When Toki, also known as Tokitae or Lolita, died Friday, August 18, the Miami Seaquarium announced the news on Instagram. The post read:
“Over the last two days, Toki started exhibiting serious signs of discomfort, which her full Miami Seaquarium and Friends of Toki medical team began treating immediately and aggressively. Despite receiving the best possible medical care, she passed away Friday afternoon from what is believed to be a renal condition. Toki was an inspiration to all who had the fortune to hear her story and especially to the Lummi nation that considered her family. Those of us who have had the honor and privilege to spend time with her will forever remember her beautiful spirit.”
Miami Seaquarium mentions nothing about the exceptionally cruel treatment Toki endured at the hands of humans after she was captured in Puget Sound, Washington, USA, on August 8, 1970, at the age of four. Since 2022, Miami Seaquarium has been run by a Mexican business enterprise called the Dolphin Company. It operates theme parks in several countries and uses dolphins in theatrical shows and captive dolphin interaction programs. On its website, the Dolphin Company describes itself as “the largest park operator in Latin America and the #1 dolphin company in the world.” Referring to captive dolphins as “ambassadors,” it promotes a total of 23 captive dolphin facilities in eight different countries and lures in paying customers by promising them “the experience of a lifetime.”
Toki spent 53 years in the world’s smallest orca tank where she could never dive or swim normally. For most of those years, she lived without the company of her own kind, which is torturous for such a social and highly complex being. Even though Miami Seaquarium’s current owner did not capture Toki or put her in that dreadful tank, I wish they would have fully acknowledged her agonizing and lonely existence. I also think they should have addressed their statement directly to her instead of to the public.
Imagine if Miami Seaquarium had said something like this: “Dear Toki, we are sorry for what humans did to you. We feel enormous guilt that humans stole your entire life from you, and we fully realize the trauma and the irrevocable losses you have suffered since the capture team netted you and dragged you away from your mother, your pod, and your vast ocean world. We are truly sorry.
“We are sorry you never got a chance to become a mother yourself. With the beautiful spirit you possess, you no doubt would have been an amazing mother to a daughter or a son. Or perhaps life would have given you one of each? Who knows what life had in store for you before humans chased you down and destroyed everything. There is no doubt in our minds that you could have had an incredibly adventurous and purposeful life if humans had not crossed your path that fateful day. Your mother and other pod members would have taught you how to use your strength, intelligence, and tremendous power to hunt live prey. You would have lived your life as the ocean’s top predator, just as nature intended.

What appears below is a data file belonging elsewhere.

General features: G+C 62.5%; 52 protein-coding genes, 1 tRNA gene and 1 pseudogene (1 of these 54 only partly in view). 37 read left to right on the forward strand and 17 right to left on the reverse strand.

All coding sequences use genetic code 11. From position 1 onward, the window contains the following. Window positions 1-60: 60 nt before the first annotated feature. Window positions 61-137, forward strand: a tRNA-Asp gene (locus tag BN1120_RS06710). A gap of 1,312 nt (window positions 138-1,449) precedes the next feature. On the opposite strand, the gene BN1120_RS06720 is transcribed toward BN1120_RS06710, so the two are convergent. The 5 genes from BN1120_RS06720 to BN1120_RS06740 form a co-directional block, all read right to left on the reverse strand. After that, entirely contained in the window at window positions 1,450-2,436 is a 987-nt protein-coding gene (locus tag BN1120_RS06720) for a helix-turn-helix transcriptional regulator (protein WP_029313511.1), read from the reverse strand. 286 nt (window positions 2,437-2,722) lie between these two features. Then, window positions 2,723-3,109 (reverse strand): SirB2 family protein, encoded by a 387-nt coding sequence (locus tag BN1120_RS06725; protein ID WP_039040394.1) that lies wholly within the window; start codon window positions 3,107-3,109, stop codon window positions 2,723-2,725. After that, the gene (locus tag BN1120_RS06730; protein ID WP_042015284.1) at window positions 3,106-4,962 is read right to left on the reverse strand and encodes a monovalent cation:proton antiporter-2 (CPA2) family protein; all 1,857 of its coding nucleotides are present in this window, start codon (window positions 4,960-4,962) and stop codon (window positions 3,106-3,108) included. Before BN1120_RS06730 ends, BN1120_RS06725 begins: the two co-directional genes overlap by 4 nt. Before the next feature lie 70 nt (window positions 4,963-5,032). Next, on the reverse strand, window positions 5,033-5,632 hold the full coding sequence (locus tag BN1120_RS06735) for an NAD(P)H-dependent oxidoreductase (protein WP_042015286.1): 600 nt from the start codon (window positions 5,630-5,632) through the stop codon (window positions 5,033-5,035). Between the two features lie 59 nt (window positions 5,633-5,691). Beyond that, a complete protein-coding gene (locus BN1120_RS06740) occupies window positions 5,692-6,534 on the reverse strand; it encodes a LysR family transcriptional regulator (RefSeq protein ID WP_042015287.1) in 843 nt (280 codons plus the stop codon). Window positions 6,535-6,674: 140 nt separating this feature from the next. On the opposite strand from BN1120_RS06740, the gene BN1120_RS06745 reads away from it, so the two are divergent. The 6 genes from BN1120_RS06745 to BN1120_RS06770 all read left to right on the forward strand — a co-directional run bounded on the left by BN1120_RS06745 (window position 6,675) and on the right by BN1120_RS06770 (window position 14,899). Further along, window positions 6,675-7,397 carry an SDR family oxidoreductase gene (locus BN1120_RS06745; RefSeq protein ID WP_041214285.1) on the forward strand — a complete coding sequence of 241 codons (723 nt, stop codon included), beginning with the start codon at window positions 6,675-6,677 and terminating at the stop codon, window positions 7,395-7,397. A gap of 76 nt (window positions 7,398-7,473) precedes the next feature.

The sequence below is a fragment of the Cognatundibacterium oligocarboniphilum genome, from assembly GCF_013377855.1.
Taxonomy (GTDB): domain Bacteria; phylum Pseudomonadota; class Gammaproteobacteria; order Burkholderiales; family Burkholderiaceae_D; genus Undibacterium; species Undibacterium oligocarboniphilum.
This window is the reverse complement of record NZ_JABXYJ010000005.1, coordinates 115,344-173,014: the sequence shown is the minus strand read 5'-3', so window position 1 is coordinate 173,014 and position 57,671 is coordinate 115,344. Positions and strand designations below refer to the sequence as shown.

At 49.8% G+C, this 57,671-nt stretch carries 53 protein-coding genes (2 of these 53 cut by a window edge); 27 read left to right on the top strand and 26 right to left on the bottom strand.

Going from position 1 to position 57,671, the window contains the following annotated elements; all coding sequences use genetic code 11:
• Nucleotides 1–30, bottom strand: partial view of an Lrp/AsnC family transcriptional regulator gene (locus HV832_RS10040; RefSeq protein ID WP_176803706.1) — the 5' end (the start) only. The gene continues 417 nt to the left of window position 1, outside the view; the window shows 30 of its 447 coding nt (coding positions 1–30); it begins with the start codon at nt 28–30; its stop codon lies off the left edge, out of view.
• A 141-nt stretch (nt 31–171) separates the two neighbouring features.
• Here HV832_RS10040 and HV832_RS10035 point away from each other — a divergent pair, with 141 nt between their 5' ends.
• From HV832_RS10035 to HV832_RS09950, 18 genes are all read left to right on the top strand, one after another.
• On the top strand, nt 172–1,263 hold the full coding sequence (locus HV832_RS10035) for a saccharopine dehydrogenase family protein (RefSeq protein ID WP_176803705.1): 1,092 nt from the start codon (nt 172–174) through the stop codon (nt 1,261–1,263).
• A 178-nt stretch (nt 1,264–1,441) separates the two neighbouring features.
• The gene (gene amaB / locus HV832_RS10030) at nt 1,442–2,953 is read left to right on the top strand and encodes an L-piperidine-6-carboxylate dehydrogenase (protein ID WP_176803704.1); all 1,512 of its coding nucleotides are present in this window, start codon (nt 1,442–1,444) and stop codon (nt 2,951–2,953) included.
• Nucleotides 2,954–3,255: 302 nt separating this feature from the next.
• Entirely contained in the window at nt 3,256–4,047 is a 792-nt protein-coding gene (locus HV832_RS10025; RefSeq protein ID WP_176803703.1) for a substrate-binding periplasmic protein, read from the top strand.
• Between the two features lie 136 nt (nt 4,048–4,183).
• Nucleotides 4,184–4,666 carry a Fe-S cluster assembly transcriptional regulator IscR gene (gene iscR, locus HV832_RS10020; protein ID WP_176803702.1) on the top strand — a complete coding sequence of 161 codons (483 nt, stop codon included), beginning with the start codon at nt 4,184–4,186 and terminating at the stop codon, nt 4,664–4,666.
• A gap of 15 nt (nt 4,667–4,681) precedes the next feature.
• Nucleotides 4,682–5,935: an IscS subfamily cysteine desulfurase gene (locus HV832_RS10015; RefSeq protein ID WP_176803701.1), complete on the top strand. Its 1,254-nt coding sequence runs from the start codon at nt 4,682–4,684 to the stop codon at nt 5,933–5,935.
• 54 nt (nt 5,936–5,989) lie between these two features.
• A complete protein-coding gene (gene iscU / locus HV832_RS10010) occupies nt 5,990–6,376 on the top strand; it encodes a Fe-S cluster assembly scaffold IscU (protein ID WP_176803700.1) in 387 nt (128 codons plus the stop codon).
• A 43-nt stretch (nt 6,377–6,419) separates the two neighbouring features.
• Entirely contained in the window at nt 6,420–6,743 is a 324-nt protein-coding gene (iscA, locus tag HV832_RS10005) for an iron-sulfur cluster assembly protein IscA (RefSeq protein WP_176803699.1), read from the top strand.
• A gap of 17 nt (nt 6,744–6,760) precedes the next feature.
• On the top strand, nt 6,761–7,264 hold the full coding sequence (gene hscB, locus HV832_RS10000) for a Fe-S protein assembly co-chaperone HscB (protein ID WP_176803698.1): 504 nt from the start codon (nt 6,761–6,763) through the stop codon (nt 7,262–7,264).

“That brings us to something else: We are sorry that trainers made you perform all those silly tricks for food rewards of dead fish. Controlling dolphins by taking advantage of their hunger is wrong on so many levels, and we understand that now. Sadly, help arrived too late for you, and you never made it out alive. Those of us who were in control of your life did not act in time, and there is nothing we can do to change that now. But please know that we are going to honor your memory by addressing all the wrongs that we ourselves have committed against dolphins over the years. Dolphins were not created by nature to provide superficial entertainment for humans. We have no right to take ownership over your lives and reduce you to begging performers. All of that needs to stop, once and for all. We will do the right thing, Toki. We promise you.”
They are not going to publish anything like that, of course. It’s just a dream in my head. Toki died far away from home, and she died alone. Humans were not her real family, and the last thing she saw before leaving her body was those ugly barren walls that humans had confined her in for more than five decades.
Immediately after her death, Miami Seaquarium got a crane to hoist her out of the stadium. Why couldn’t they have done that while she was still alive? How much longer was she supposed to wait? A haunting image taken by Claire Beatrix Paris, who is a member of the “Until Lolita is Home” movement, shows her lifeless and used body in a sling that had been lifted into the air. Someone had covered her with a large piece of white cloth. That must be one of the few times, perhaps even the only time, since she was incarcerated at the Miami Seaquarium 53 years ago that her body was completely shielded from Florida’s burning sun.
Miami Seaquarium gave Toki some shade after she was dead. I find that painfully ironic.
Featured image: Toki is lifted out of her concrete show stadium after her death on Friday, August 18th. Kidnapped from her pod in Penn Cove off Whidbey Island on August 8th, 1970, she spent 53 years performing for tourists at the Miami Seaquarium. The image was captured by Claire Beatrix Paris, who is a friend and colleague of the “Until Lolita is Home” movement.